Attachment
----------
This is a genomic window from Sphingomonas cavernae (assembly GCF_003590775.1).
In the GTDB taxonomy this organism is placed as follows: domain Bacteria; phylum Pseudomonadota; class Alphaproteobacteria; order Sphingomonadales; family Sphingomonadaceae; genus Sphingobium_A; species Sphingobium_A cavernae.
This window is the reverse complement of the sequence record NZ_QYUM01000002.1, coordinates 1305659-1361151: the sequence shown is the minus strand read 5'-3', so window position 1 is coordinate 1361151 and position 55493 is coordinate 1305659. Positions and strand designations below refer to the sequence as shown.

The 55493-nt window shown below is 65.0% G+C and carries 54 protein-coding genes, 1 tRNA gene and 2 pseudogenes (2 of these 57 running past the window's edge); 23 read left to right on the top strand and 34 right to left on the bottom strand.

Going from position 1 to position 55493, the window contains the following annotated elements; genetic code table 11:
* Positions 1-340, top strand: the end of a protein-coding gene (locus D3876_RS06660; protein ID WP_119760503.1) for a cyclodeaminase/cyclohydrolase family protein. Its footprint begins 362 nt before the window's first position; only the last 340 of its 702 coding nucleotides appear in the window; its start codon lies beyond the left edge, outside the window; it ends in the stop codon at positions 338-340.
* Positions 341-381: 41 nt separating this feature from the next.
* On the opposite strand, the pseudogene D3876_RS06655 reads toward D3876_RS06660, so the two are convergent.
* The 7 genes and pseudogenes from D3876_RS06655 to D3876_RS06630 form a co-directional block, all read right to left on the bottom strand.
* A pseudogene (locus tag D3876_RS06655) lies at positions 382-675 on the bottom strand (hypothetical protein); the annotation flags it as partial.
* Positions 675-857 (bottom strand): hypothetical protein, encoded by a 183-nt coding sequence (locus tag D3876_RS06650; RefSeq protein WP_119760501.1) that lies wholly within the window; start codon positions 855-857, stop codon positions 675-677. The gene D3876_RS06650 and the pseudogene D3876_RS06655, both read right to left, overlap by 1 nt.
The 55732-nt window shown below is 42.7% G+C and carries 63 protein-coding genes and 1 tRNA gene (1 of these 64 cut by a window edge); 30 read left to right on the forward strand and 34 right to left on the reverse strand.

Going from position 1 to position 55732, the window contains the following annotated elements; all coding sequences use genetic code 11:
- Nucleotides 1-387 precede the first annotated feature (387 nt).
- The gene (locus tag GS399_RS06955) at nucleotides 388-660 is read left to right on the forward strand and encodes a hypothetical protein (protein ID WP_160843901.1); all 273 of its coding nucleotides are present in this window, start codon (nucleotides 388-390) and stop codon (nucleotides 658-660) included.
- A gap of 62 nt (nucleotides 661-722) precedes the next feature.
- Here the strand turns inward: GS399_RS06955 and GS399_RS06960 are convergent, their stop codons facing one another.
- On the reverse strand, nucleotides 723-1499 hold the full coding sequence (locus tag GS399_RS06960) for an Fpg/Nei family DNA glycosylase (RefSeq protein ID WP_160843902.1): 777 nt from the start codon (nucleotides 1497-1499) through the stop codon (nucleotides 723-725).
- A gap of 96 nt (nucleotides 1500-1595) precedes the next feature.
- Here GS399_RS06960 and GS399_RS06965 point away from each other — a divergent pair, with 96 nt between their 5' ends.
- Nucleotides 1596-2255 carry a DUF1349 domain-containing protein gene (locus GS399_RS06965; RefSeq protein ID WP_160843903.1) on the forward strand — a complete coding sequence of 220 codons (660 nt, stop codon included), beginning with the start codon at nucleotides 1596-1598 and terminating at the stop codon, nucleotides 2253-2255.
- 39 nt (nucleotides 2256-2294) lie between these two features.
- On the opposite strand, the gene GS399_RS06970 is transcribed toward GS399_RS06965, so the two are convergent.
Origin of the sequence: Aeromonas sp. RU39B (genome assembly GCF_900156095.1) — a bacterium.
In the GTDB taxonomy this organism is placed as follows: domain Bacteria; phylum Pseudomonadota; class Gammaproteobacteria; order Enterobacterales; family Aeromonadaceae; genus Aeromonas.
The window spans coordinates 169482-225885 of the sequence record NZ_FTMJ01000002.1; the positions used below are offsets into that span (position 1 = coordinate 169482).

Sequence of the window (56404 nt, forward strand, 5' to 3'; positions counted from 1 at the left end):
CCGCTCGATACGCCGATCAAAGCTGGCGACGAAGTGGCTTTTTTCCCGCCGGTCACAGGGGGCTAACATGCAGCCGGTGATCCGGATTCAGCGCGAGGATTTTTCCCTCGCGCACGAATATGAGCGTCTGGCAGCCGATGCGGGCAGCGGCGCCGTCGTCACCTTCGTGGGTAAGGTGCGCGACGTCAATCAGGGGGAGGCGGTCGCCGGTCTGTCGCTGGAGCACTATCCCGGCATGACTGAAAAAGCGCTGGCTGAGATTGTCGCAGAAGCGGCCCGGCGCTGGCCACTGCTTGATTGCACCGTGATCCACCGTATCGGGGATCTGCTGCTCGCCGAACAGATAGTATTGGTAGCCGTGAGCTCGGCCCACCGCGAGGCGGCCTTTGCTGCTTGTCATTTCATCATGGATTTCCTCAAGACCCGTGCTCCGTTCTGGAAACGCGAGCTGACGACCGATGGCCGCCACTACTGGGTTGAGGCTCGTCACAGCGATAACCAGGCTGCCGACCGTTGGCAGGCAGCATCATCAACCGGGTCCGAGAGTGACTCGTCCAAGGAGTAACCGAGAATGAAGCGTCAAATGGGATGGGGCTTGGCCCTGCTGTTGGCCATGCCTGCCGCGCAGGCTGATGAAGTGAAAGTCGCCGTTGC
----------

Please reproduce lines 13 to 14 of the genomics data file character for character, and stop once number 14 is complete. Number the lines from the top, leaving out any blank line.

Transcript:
Going from position 1 to position 55732, the window contains the following annotated elements; all coding sequences use genetic code 11:
- Nucleotides 1-387 precede the first annotated feature (387 nt).